Improve how you explain and matching buyer knowledge

Explaining is something we take for granted every day (blokes be careful :). When we’re with our work colleagues, our tech-talk is fine, but sometimes you need to start at the start.  In this article I’ll review some ideas from the book “The Art of Explanation” by Lee Lefever.

Or perhaps you’ve been on the receiving end of a poor explanation.  I remember attending some very confusing accounting lectures about credits and debits without giving context.  I was lost.  Feeling too stupid to ask questions, I felt dis-empowered.  Had he started with the bigger picture needs of businesses to make profits, and so on, it could have been different.

With a bit of for-thought, we can inspire others with a great explanation.

The knowledge spectrum – What’s the ‘big idea’

Imagine that all the knowledge about your product or service as a spectrum from A to Z.

As an expert, you’re at the Z end of the knowledge spectrum for your industry.  But it’s easy to forget or even realise most people (including your prospects) will be at the A end.  This is the ‘curse of knowledge’.  We need to  plan carefully how we explain to folk at the A end, without using technical jargon or industry lingo.  People at the A end, will need more context, more of the ‘Why’.  People at the Z end, need more technical information – the ‘How’. 

In video marketing we talk about building awareness at the top of the funnel, for folk unaware of your solution, then creating a favourable attitude to your solution, through to a call to action to ask for the business.  This is the same A to Z of understanding ->desire ->purchase.


One more thing about the Curse of Knowledge.  It doesn’t matter to someone without knowledge if we miss out the details and even if this means our explanation is, in our view, a bit inaccurate.  It is better to get the big idea across.

The Cost of Understanding

Time is money right? And it takes time to learn something.  Like how a Customer Relationship Management (CRM) system can help your business and which one will suit you best.  So if you can get your point across better/ quicker, you win.  (Hmm, try videos?)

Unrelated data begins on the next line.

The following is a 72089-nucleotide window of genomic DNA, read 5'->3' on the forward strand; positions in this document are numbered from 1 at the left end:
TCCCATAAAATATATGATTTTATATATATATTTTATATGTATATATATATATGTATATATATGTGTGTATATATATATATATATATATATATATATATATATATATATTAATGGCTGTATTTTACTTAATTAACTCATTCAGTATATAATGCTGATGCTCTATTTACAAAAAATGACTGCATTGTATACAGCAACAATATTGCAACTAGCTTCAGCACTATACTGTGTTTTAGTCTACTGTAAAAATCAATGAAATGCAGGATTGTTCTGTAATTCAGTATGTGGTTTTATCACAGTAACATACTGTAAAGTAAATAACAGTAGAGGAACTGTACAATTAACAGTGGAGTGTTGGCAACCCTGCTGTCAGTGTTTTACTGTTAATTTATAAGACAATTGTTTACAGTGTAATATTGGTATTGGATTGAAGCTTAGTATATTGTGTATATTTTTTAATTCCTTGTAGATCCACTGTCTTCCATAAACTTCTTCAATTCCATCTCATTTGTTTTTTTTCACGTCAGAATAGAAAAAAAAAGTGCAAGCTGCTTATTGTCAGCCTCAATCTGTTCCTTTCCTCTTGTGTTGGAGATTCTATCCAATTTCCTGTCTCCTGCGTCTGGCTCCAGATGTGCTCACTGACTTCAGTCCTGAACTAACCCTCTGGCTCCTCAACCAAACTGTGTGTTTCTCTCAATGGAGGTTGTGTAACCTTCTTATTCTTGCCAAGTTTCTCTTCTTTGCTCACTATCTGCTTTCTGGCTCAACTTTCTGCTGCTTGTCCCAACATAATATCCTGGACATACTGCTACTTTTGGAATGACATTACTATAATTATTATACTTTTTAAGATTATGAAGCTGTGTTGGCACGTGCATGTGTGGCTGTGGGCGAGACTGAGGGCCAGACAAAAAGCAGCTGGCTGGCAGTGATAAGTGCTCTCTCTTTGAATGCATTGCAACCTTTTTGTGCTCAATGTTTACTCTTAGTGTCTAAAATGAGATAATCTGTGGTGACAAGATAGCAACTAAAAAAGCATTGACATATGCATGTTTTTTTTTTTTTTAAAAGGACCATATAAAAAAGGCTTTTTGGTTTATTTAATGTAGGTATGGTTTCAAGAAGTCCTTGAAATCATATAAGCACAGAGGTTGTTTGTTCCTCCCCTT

Define your Explanation Problem

Ask yourself this.  Are there people who could benefit from your product or service, but who don’t understand enough about the category to make an informed decision?  Does your website quickly and easily answer their questions?   If not, you have an explanation problem.

PART 2 – Improving Explanations

Give Good Context

A good explanation is more than a description or a list of facts. It makes the receiver care because it provides context and the ‘why’ of the issue. Like my accounting example at the start, if you can explain  the background context, they’ll be more interested. They’ll be turned on, to the subject, not turned off.

The context is a good place to raise people’s awareness of the problem or pain that your solution addresses. 

Build Connections

Build on something people are familiar with to explain something new. With the CRM example, you might start with: “you know how all your emails are stored in Microsoft Outlook. Wouldn’t it be handy if you could easily keep track and measure all your interactions with a company, including your emails”… and so on.  We stretch people’s understanding of the familiar to cover something similar but new.

Tell a Story

You’re probably familiar with this technique to put you in the shoes of the main character: “Here’s Jane. Jane designs marketing strategies for other small businesses, but she has trouble showing them exactly what the benefits will be. Boo. Then Jane made a web video to explain what she does and she got other past customers to talk about the benefits. Now Jane has a queue of customers wanting her service. Yey…. Lots of animation videos follow this pattern.  We see the subject or issue from Jane’s perspective.

You’ll see all these techniques used in this Dropbox video clip.


Once you get to the Z or “How” end of the knowledge spectrum (or sales funnel), you can pretty much jump to describing what to do, like a set of instructions.  Here’s one I made when first starting Clips That Sell 10 years ago.

Pulling it together

It comes back to knowing who you’re talking to, and their level of knowledge. It’s pretty self evident you need more explanation and reasoning (or ‘Why’) for someone with little knowledge of a subject, and a more concise description of facts for someone already well armed. Many times your audience will include a mix of folk with less or more knowledge. In this case, err on the side of caution by still covering off the basics. Those who know the topic well won’t mind the refresher, but you don’t want to scare off those folk with less knowledge on the subject. Instead get them to a point where they start to care.

If you’re a business in Melbourne wondering how this can be applied in your business, I’m more than happy to have a chat and help come up with a range of video scripts.  Check out our packages, some of which suit different stages of the sales funnel, and  Give me a call.  

By Keith Rhodes